Finding The GOAT (Round 2): Common vs. Method Man…Who You Got?
We have reached the second round in the ultimate battle for the title of the GOAT (Greatest of All-Time). We are asking you to help us rank who is the greatest MC to pick up a mic. We will take over 35 years of Hip-Hop into consideration, pairing special match-ups in a “playoffs style.” Since Fall 2014, and for the next several months, we will roll out battles, starting with artists from similar eras paired against one another, until one undisputed King or Queen of the microphone reigns supreme.
Common and Method Man have had parallel careers: early 1990s acts who reached the mainstream simply by being themselves. Each has live shows that rival their finest recorded moments in terms of excitement, energy, and engagement. Platinum plaques, major films, and even an Academy Award nomination. After massive Round 1 advances for each veteran, these two Def Jam Records MCs take each other on, in what should be one of the finer match-ups thus far.
Voting For Round 2 is now closed. Stay up to date with the latest Finding The GOAT brackets
Album-to-album, Common may be the most versatile MC who has still found a way to be consistent. For more than 20 years, this onetime “Unsigned Hype” spotlight has been a low-profile contributor to what makes 1994 legendary (care of his Resurrection LP), the conscious movement (care of his late ’90s albums), and the Chicago musical renaissance (care of Be and Nobody’s Smiling). At the forefront of every bend in Rap’s road, Common is sitting in the cockpit, without ever seeking credit.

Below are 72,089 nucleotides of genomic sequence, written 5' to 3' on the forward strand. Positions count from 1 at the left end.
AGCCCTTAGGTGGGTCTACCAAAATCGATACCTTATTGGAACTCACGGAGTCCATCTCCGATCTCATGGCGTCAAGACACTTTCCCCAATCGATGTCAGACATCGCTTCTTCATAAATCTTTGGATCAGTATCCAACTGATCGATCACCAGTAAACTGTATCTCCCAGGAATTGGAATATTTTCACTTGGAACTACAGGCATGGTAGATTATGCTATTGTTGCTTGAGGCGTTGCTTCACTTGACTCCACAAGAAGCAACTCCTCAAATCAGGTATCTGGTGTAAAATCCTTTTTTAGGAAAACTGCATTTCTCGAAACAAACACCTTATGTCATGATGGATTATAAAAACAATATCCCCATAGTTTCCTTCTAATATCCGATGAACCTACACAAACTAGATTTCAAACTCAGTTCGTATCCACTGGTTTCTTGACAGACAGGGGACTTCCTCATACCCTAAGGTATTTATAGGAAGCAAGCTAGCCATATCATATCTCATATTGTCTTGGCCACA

Often dismissed as merely a “conscious rapper,” thanks to his challenges towards West Coast Gangsta Rap, and love-driven hits like “The Light” and “Come Close,” Common’s albums tell another story. Following his rugged Can I Borrow A Dollar? beginnings, Comm’ has showcased his abilities as an MC—especially on Resurrection, One Day It’ll All Make Sense, and Like Water For Chocolate—arguably a trifecta of solo LPs that rival the quality of any Hip-Hop artist, ever. These albums presented city symphonies, dabbled in braggadocious Rap, and even some good ol’ rappity rap about Rap. This gift made Common a big brother to Mos Def, Talib Kweli, Kanye West then, as much as he’s stepped in for Lil Durk, Louis V, and Vince Staples now. After meeting his own expectations, Common’s veered, bobbed and weaved, and made albums that balance concept, evolving sounds, and a different kind of message than a typical rapper. From the stage to the studio, Common is anything but.
Other Notable Songs:
For more than 21 years, Method Man has hit the microphone like an “iron lung.” The Staten Island MC has one of the genre’s most recognizable voices, with a liquid-like delivery. Off the wall wordplay, distinct cadence, and a disregard for conventions (coughing, sniffing, and hoarse deliveries) made Method Man the most crossover star of Wu-Tang Clan.
One of Hip-Hop’s most jovial personalities is fiercely competitive, and despite a prominent Hollywood career, “Mef” never sugar-coated his songs, or aimed them at radio. Instead the early ’90s innovator struck his most resonant chords in making heartfelt songs about love, survival, and all out warfare. With early cosigns from The Notorious B.I.G., Spice 1, and LL Cool J, Meth—like many Clansmen and his partner Redman, bridged the gap between Hip-Hop of the 1980s and that of the 2000s. Meth has never lost his chip on his shoulder, and has forever gripped the mic refusing to take a beat, or be outdone. This MC brought animated, character-driven MCs back to the forefront, and never lost a step into the 2010s, giving his core what they wanted, and staying the course in the theory that slow-and-steady wins the race, blowing smoke the whole way to the finish line.
Other Notable Tracks:
So…who you got?